Headquartered in Geneva, Switzerland, the World Health Organization (WHO) is an agency of the United Nations, acting as a coordinating authority on international public health. WHO was established by the UN on April 7, 1948.
The constitution of WHO defines health as a state of complete physical, mental and social well-being, and does not consist only of the absence of disease or infirmity. WHO is a global organization that promotes this concept of health.
After years of fighting smallpox, WHO declared in 1979 that the disease had been eradicated. It is nearing success in developing vaccines against malaria and schistosomiasis and aims to eradicate polio within the next few years.
Other than actually curing already occurring diseases, the Organization also puts great effort into producing articles on the cause of diseases. In addition to their work in eradicating disease, the WHO also carries out campaigns — for example, to boost consumption of vegetables worldwide, or adopting a negative stance towards tobacco – and conducts research: for instance, into whether or not the electromagnetic field surrounding cell phones has a negative influence on health.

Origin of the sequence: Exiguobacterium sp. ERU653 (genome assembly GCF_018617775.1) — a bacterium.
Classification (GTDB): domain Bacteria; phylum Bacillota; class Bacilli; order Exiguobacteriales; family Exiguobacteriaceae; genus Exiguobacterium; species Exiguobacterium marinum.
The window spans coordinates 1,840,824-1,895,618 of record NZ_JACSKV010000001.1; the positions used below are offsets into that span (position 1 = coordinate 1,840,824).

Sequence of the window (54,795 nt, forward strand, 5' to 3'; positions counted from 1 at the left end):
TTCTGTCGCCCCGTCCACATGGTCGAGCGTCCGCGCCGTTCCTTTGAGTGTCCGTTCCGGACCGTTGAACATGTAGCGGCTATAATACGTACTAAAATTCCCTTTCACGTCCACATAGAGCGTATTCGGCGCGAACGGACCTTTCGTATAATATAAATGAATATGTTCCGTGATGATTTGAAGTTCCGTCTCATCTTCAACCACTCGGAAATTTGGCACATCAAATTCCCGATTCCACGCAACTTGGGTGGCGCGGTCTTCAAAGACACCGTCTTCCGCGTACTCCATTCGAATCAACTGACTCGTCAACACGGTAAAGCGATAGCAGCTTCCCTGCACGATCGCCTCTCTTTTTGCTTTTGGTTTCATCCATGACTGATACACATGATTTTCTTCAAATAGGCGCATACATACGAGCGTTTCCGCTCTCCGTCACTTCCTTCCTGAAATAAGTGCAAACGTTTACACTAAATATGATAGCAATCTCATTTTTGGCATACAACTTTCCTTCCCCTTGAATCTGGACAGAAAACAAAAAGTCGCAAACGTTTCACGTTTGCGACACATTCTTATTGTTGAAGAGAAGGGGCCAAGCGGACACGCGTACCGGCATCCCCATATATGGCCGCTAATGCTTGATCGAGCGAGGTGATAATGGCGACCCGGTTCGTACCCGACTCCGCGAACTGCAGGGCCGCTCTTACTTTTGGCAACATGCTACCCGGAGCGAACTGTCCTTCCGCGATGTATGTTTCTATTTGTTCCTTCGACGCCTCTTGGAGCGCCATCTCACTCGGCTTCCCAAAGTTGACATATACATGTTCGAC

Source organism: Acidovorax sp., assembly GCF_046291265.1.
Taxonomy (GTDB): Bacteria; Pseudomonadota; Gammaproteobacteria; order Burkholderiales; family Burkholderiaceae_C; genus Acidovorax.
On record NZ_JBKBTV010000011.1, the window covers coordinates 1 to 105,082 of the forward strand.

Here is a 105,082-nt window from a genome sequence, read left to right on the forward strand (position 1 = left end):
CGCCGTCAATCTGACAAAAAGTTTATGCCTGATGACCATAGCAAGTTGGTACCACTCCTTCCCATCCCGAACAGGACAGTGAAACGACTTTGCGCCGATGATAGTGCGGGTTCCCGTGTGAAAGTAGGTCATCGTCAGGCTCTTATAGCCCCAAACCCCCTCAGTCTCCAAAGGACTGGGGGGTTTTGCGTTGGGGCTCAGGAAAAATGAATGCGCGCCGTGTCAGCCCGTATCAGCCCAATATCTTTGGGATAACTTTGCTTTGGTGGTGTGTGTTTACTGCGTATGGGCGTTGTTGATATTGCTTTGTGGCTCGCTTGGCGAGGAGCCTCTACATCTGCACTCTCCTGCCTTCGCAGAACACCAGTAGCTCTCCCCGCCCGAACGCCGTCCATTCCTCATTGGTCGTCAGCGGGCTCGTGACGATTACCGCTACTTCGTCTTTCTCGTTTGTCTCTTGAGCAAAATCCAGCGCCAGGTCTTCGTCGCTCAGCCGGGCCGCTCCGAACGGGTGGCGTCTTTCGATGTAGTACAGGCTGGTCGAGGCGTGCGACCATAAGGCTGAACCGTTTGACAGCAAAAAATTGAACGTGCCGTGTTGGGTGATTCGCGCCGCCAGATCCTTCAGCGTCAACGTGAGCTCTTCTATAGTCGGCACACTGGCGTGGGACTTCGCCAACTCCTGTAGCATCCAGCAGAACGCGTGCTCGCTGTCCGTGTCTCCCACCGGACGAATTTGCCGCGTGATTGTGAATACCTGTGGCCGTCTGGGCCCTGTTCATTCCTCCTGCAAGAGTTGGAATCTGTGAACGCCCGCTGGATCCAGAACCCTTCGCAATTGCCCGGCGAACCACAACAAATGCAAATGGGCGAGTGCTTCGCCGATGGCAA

Members of the UN appoint delegations to the World Health Assembly, which votes for the WHO Director General. The current Director General is Jong-Wook Lee.
The WHO is financed as a Public-Private Partnership.